The season of not the way I want it to be comes like the fog, without our consent or approval. A diagnosis. A teen pregnancy. A lay-off too close to the holidays. A break-up. An accident. A death of someone so loved. A rebellious teen. A broken water pipe flooding the house. A call from the police. The season of not the way I want it to be throws our hearts upside down. It’s supposed to be sunny, not foggy. How did this happen?


God never promises sunshine all the time. Not even in summer. He promises presence. He’ll wrap a blanket around your shoulders when the fog chills your bones. He’ll bring the sweater you forgot at home. He offers to sit next to you in the fog. He won’t leave you there alone.  All He asks of you is that you press on, persevere, never give up. He urges you to trust Him when you can’t see any further than the length of your arm. He promises the fog won’t last forever. There will be weeping in the night, but joy comes in the morning.  Mourning will become dancing. Rainbows will follow the rain. He will never leave you.  He will be your sun. Rain or shine. Even when it not the way you want it to be.


For the Lord God is a sun and shield; the Lord bestows favor and honor; no good thing does He withhold from those whose walk is blameless.  Psalm 84:11; NIV


June-The season of not the way I want it to be

May Grace Note

There is a time for everything, and a season for every activity under heaven…Ecc. 3:1; NIV

A blossom is not a burst. Instead, it is a gentle unfolding, a promise of beauty yet to be fully realized. A blossom holds possibility in its petals. “Just wait,” it seems to whisper. Grace eases into being, one velvety petal at a time.

A tiny green sprout slowly thickens into a hopeful bud which gives way to a hint of color as the flower-in-waiting enlarges increments at a time.  Even as the bud matures into a flower, its full appearing is more of an unveiling, hours or even days passing until the first petal makes its appearance.  As the flower opens itself to the sun to reveal its beauty to the world, it emerges softly, quietly, imperceptibly at times.  To blossom is to become.  Once the flower has opened fully, it is still in process; its glorious color palette ranging from just a tinge to intensely rich to regally faded.

And so it is with us.  Blossoming into our own identity in Christ is an emerging; it is not an all at once explosion. Grace eases into being. Just as we cannot rush a flower into its completed blossom state, neither can we impatiently expect ourselves to be fully developed into Christ-likeness. Temptation arises to compare ourselves to the blossoms around us: a sister in Christ bearing fruit from the Vine, expressing love, joy, peace or patience by the Spirit is watched with envy…we wriggle down to our roots and want the same.  And we want it NOW.  We lose sight of the process our sister has endured, or that her blossom must by definition be her own and not the same as ours. A peony cannot blossom as a rose which cannot blossom as a marigold. Each of us must blossom as we were intended…one petal at a time, under the gentle care of the Master Gardener. Wait, beautiful one, you are blossoming one day at a time.

He has made everything beautiful in its time…Ecc. 3:11; RSV

May=The season of blossom












April Grace Note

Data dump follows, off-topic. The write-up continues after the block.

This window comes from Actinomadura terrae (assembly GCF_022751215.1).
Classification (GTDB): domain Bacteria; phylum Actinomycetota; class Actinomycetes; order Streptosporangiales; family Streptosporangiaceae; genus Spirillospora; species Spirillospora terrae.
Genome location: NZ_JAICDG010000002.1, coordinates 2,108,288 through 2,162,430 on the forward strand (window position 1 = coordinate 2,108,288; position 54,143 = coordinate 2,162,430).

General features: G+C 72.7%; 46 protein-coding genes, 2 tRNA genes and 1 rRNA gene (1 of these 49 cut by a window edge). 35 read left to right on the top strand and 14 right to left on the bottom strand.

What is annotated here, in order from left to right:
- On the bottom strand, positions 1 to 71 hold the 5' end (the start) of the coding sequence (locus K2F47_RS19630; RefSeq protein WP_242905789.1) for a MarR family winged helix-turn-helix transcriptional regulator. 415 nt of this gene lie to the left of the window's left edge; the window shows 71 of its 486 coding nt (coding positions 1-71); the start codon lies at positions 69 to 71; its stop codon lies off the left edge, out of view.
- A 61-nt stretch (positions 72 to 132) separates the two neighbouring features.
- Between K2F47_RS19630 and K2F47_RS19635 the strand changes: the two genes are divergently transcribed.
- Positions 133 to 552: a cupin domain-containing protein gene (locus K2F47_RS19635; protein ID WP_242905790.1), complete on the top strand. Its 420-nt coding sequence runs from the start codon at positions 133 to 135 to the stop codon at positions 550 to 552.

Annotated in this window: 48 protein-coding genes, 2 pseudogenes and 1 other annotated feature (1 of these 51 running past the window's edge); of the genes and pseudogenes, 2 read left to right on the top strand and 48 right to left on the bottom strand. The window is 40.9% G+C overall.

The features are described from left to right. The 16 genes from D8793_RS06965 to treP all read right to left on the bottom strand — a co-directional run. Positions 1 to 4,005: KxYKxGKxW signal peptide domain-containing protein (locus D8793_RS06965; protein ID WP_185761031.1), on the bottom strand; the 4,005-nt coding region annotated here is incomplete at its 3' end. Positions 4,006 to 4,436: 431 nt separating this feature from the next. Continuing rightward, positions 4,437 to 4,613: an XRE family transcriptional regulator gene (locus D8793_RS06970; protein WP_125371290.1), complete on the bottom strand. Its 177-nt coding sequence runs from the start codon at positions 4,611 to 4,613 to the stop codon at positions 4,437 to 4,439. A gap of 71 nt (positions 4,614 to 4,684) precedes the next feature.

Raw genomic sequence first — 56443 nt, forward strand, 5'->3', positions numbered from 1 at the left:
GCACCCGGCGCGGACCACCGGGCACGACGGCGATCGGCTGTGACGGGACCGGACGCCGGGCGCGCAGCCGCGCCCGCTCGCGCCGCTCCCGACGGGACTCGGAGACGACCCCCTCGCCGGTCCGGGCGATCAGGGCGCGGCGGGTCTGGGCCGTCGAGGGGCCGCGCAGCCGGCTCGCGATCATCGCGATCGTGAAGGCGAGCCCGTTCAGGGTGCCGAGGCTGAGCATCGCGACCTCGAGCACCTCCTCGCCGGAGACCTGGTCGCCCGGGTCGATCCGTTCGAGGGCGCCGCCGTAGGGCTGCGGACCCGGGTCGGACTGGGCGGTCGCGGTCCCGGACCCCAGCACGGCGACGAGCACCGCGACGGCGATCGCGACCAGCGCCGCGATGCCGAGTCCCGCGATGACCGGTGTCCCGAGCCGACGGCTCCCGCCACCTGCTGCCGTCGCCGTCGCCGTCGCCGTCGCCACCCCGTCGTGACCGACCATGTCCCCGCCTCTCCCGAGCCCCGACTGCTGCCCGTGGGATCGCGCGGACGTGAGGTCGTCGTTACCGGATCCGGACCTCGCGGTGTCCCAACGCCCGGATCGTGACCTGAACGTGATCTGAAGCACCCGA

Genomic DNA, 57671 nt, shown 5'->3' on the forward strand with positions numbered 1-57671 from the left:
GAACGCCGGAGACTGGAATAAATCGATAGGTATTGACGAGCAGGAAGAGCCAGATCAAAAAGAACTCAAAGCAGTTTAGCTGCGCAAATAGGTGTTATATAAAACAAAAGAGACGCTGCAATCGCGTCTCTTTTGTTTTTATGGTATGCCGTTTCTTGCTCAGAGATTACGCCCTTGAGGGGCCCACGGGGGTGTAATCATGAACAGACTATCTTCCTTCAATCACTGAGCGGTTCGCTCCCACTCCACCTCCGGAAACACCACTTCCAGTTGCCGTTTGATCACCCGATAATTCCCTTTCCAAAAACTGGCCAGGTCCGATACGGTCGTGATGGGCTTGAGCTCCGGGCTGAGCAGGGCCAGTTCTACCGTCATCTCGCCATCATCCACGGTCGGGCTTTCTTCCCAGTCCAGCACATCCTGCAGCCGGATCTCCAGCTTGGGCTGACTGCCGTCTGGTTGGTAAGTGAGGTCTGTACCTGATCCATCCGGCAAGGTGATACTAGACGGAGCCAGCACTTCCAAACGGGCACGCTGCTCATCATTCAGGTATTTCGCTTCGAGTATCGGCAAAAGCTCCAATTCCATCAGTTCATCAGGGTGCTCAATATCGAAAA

There is a time for everything, and a season for every activity under heaven…Ecc. 3:1; NIV

Spring emerges. Like a baby pulsing its way through the birth canal, spring strains into its arrival. Letting go of winter’s cold to blossom anew presses the earth into labor pains. Rebirth is a welcome, yet curiously explosive process akin to the birth of a child.  With each contraction, a baby wrestles within and against her mother yet mysteriously, wondrously, also moves in perfect harmony to traverse from womb to world. In much the same way, spring bursts upon the earth, hopefully wild, eagerly anticipated.  The wildness of spring mirrors the struggle of coming forth each of us experience as God reshapes us as new creations into the image of Christ. Releasing the old to embrace the new is perhaps more of a painful wrangling than a graceful delivery.


Resisting the temptation to binge eat or drink to submit to healthy balance is a tug of war of the will. Thawing from the bitterness of winter to green into the buds of forgiveness is a yes/no, can/can’t striving. Dispensing of patterns of self-absorbed thinking to noticing the needs of others compassionately is a moment by moment challenge. Exchanging cursing for words of praise is a struggle. The old has gone, the new has come.


But the new has come laboriously. Cherry blossoms clothe spring’s trees with beauty and fragrance…but then, in an instant, the cold winds of winter storm violently in cruel rebellion to resist spring’s arrival. Make no mistake. Spring is wild. Rebirth into Christ is wild. Nothing easy, predictable or ‘normal’ about it. The wildness of spring illustrates the work, yes, the labor, of discipleship, of living out the upside-down, counter-cultural Kingdom of Jesus. Reckless, relentless love from the Creator compels reckless abandonment into His image, one contraction at a time. Take the risk. Be born anew, precious new creation in Christ! Yield to the wildness of spring.

Therefore, if anyone is in Christ, the new creation has come! The old has gone, the new is here!  II Cor. 5:17;NIV

April=The season of the wildness of spring


March Grace Note

There is a time for everything, and a season for every activity under heaven…Ecc. 3:1; NIV

Snow. Sunshine. Rain. Hail! …in like a lion, out like a lamb…March serves as the living metaphor for expecting the unexpected. Even daffodils and tulips are a bit confused in March…should we bloom? Should we wait? As their dainty heads are ravaged by cold winds, they seemed to plead with passersby…is it spring? Or did we read our underground bloom calendars incorrectly?